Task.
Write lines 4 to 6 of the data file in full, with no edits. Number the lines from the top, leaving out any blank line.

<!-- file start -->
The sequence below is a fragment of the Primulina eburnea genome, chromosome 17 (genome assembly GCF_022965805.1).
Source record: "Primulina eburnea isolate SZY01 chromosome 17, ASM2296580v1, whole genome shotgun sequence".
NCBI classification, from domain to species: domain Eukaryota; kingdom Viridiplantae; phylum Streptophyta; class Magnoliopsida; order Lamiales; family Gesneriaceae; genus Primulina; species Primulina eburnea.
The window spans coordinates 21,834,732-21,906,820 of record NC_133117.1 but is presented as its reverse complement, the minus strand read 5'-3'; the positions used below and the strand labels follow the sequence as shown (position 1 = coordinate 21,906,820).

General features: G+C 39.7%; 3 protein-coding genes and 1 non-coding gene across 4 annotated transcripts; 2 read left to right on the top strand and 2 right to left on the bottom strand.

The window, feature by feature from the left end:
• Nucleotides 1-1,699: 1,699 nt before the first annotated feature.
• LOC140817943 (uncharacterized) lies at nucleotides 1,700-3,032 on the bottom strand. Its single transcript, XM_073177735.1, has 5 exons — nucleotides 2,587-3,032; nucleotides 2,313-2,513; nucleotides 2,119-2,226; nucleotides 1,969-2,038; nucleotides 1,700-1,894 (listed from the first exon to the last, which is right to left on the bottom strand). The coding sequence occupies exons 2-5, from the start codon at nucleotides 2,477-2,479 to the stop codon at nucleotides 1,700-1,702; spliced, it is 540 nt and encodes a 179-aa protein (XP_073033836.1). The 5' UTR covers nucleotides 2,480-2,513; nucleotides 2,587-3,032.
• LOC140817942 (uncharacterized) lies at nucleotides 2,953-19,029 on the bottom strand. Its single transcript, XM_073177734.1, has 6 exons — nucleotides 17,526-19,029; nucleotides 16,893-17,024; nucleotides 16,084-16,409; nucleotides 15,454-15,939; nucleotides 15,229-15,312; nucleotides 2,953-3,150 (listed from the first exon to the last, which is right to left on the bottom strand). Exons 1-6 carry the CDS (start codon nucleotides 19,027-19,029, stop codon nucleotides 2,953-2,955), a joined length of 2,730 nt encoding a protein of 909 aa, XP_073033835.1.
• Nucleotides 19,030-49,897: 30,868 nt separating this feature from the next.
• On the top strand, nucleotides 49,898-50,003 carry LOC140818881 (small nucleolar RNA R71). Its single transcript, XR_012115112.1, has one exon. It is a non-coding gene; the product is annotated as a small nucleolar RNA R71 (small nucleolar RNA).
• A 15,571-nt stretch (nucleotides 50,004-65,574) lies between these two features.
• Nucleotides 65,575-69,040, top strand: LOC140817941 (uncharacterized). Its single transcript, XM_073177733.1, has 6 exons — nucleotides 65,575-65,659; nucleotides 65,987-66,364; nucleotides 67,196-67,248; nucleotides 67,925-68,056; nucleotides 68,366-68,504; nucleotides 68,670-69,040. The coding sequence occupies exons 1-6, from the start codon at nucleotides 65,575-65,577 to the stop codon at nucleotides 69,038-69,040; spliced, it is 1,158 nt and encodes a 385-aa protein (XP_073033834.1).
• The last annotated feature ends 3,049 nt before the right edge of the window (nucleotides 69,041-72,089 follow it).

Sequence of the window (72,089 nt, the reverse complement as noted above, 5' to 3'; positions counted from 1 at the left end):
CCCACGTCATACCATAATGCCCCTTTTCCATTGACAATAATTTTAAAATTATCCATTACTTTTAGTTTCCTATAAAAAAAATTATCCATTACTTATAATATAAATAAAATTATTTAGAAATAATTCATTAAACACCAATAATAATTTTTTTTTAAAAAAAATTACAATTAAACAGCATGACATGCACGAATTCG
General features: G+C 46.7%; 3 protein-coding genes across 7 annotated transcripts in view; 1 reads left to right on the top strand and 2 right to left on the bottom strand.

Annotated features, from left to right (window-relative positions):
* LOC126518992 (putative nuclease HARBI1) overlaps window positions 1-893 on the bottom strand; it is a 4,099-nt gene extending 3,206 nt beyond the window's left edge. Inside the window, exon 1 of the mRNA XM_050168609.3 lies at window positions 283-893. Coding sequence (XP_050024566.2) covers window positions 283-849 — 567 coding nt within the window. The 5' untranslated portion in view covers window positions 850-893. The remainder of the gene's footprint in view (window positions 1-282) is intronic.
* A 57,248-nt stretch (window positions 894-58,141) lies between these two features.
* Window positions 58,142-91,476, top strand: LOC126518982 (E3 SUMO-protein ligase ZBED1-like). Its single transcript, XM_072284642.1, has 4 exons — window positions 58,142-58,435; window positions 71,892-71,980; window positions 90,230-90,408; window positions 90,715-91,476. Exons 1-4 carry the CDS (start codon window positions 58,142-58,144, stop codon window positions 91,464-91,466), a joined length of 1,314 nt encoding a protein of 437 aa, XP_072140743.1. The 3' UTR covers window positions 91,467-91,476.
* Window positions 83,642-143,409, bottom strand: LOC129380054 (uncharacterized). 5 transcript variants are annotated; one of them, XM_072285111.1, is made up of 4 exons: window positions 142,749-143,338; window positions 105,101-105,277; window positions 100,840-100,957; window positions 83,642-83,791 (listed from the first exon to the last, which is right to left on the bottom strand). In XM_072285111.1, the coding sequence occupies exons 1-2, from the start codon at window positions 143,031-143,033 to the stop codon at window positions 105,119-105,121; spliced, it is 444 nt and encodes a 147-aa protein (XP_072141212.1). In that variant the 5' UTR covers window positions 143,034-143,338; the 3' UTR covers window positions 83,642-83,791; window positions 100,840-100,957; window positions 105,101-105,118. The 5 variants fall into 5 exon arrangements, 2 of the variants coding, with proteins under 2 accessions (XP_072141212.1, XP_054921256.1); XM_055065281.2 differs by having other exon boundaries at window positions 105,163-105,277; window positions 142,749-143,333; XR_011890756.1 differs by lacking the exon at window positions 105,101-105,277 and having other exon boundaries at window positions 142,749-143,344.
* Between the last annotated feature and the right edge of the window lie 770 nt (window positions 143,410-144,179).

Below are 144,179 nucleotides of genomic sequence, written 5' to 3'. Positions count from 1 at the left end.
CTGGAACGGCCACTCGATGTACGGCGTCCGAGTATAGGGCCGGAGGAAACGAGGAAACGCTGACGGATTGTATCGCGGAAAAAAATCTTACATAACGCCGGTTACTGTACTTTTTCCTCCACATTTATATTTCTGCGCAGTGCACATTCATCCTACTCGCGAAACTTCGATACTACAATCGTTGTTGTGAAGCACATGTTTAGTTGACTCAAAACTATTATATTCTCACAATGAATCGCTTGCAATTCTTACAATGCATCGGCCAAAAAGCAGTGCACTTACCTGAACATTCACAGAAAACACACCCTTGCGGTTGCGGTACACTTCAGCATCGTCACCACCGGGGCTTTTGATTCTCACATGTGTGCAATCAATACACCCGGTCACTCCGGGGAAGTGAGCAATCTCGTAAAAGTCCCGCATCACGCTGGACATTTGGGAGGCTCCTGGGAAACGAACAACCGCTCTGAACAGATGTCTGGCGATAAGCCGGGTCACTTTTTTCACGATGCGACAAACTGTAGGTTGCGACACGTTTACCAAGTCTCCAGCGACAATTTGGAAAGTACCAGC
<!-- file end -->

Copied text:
The window spans coordinates 21,834,732-21,906,820 of record NC_133117.1 but is presented as its reverse complement, the minus strand read 5'-3'; the positions used below and the strand labels follow the sequence as shown (position 1 = coordinate 21,906,820).

General features: G+C 39.7%; 3 protein-coding genes and 1 non-coding gene across 4 annotated transcripts; 2 read left to right on the top strand and 2 right to left on the bottom strand.

The window, feature by feature from the left end: